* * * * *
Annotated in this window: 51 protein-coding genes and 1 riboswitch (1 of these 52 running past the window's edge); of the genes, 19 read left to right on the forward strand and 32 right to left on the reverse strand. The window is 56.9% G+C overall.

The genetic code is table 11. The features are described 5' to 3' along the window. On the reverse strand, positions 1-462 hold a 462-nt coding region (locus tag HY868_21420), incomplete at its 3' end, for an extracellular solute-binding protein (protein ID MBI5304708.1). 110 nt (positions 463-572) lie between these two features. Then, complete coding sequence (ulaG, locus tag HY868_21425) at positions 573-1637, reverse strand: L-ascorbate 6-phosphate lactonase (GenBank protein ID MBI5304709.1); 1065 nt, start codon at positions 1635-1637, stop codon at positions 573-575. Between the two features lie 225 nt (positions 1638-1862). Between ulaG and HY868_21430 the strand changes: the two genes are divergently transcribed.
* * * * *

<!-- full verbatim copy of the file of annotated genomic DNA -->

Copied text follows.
Annotated in this window: 51 protein-coding genes and 1 riboswitch (1 of these 52 running past the window's edge); of the genes, 19 read left to right on the forward strand and 32 right to left on the reverse strand. The window is 56.9% G+C overall.

The genetic code is table 11. The features are described 5' to 3' along the window. On the reverse strand, positions 1-462 hold a 462-nt coding region (locus tag HY868_21420), incomplete at its 3' end, for an extracellular solute-binding protein (protein ID MBI5304708.1). 110 nt (positions 463-572) lie between these two features. Then, complete coding sequence (ulaG, locus tag HY868_21425) at positions 573-1637, reverse strand: L-ascorbate 6-phosphate lactonase (GenBank protein ID MBI5304709.1); 1065 nt, start codon at positions 1635-1637, stop codon at positions 573-575. Between the two features lie 225 nt (positions 1638-1862). Between ulaG and HY868_21430 the strand changes: the two genes are divergently transcribed.